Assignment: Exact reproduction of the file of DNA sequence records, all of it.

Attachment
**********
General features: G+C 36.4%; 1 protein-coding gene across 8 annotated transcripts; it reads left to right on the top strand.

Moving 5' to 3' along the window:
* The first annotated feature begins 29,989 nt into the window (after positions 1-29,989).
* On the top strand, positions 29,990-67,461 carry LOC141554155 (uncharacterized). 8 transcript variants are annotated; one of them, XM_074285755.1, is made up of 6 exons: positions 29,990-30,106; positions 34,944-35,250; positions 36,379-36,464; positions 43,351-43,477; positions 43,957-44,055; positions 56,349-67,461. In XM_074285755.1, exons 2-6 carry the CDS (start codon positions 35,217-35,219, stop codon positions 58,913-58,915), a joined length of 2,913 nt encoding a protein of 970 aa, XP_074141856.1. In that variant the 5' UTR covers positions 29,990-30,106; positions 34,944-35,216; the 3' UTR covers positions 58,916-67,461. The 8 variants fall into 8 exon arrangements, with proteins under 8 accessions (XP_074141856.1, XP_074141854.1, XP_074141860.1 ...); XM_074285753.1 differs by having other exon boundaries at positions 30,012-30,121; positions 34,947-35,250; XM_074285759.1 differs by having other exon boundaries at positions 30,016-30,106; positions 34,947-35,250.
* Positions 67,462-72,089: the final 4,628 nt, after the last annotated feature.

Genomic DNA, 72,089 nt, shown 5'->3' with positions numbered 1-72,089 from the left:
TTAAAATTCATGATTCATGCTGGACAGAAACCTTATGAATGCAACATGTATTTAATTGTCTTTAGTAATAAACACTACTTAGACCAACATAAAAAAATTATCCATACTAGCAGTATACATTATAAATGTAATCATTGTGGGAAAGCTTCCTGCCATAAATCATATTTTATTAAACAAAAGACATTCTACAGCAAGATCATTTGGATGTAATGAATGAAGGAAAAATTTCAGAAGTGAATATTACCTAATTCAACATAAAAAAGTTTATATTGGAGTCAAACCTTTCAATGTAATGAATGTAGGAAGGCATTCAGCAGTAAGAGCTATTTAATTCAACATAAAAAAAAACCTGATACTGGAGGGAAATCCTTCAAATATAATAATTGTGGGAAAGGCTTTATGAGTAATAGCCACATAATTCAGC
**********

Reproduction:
General features: G+C 36.4%; 1 protein-coding gene across 8 annotated transcripts; it reads left to right on the top strand.

Moving 5' to 3' along the window:
* The first annotated feature begins 29,989 nt into the window (after positions 1-29,989).
* On the top strand, positions 29,990-67,461 carry LOC141554155 (uncharacterized). 8 transcript variants are annotated; one of them, XM_074285755.1, is made up of 6 exons: positions 29,990-30,106; positions 34,944-35,250; positions 36,379-36,464; positions 43,351-43,477; positions 43,957-44,055; positions 56,349-67,461. In XM_074285755.1, exons 2-6 carry the CDS (start codon positions 35,217-35,219, stop codon positions 58,913-58,915), a joined length of 2,913 nt encoding a protein of 970 aa, XP_074141856.1. In that variant the 5' UTR covers positions 29,990-30,106; positions 34,944-35,216; the 3' UTR covers positions 58,916-67,461. The 8 variants fall into 8 exon arrangements, with proteins under 8 accessions (XP_074141856.1, XP_074141854.1, XP_074141860.1 ...); XM_074285753.1 differs by having other exon boundaries at positions 30,012-30,121; positions 34,947-35,250; XM_074285759.1 differs by having other exon boundaries at positions 30,016-30,106; positions 34,947-35,250.
* Positions 67,462-72,089: the final 4,628 nt, after the last annotated feature.

Genomic DNA, 72,089 nt, shown 5'->3' with positions numbered 1-72,089 from the left:
TTAAAATTCATGATTCATGCTGGACAGAAACCTTATGAATGCAACATGTATTTAATTGTCTTTAGTAATAAACACTACTTAGACCAACATAAAAAAATTATCCATACTAGCAGTATACATTATAAATGTAATCATTGTGGGAAAGCTTCCTGCCATAAATCATATTTTATTAAACAAAAGACATTCTACAGCAAGATCATTTGGATGTAATGAATGAAGGAAAAATTTCAGAAGTGAATATTACCTAATTCAACATAAAAAAGTTTATATTGGAGTCAAACCTTTCAATGTAATGAATGTAGGAAGGCATTCAGCAGTAAGAGCTATTTAATTCAACATAAAAAAAAACCTGATACTGGAGGGAAATCCTTCAAATATAATAATTGTGGGAAAGGCTTTATGAGTAATAGCCACATAATTCAGC